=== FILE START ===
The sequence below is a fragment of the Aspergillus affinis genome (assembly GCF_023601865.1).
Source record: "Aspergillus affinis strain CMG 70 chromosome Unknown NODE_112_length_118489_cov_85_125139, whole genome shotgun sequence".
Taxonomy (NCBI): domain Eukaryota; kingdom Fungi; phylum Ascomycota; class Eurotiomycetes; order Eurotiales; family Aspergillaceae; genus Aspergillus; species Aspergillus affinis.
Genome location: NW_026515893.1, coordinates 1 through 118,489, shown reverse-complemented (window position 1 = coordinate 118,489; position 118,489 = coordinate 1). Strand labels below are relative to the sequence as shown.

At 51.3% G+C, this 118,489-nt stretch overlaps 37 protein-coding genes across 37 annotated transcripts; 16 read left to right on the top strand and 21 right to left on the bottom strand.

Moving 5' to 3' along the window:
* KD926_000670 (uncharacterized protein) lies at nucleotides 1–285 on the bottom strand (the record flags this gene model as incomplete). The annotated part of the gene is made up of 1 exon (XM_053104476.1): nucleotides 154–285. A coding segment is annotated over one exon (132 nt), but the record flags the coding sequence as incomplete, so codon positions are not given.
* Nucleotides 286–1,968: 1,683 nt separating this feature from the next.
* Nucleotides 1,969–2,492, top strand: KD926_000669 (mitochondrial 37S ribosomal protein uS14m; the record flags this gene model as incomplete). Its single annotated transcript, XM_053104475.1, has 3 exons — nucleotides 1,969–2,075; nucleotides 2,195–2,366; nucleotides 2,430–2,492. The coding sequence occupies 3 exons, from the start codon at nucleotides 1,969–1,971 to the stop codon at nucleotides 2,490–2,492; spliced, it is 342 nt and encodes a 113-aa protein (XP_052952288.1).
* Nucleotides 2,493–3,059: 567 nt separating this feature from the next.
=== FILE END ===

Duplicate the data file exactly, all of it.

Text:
The sequence below is a fragment of the Aspergillus affinis genome (assembly GCF_023601865.1).
Source record: "Aspergillus affinis strain CMG 70 chromosome Unknown NODE_112_length_118489_cov_85_125139, whole genome shotgun sequence".
Taxonomy (NCBI): domain Eukaryota; kingdom Fungi; phylum Ascomycota; class Eurotiomycetes; order Eurotiales; family Aspergillaceae; genus Aspergillus; species Aspergillus affinis.
Genome location: NW_026515893.1, coordinates 1 through 118,489, shown reverse-complemented (window position 1 = coordinate 118,489; position 118,489 = coordinate 1). Strand labels below are relative to the sequence as shown.

At 51.3% G+C, this 118,489-nt stretch overlaps 37 protein-coding genes across 37 annotated transcripts; 16 read left to right on the top strand and 21 right to left on the bottom strand.

Moving 5' to 3' along the window:
* KD926_000670 (uncharacterized protein) lies at nucleotides 1–285 on the bottom strand (the record flags this gene model as incomplete). The annotated part of the gene is made up of 1 exon (XM_053104476.1): nucleotides 154–285. A coding segment is annotated over one exon (132 nt), but the record flags the coding sequence as incomplete, so codon positions are not given.
* Nucleotides 286–1,968: 1,683 nt separating this feature from the next.
* Nucleotides 1,969–2,492, top strand: KD926_000669 (mitochondrial 37S ribosomal protein uS14m; the record flags this gene model as incomplete). Its single annotated transcript, XM_053104475.1, has 3 exons — nucleotides 1,969–2,075; nucleotides 2,195–2,366; nucleotides 2,430–2,492. The coding sequence occupies 3 exons, from the start codon at nucleotides 1,969–1,971 to the stop codon at nucleotides 2,490–2,492; spliced, it is 342 nt and encodes a 113-aa protein (XP_052952288.1).
* Nucleotides 2,493–3,059: 567 nt separating this feature from the next.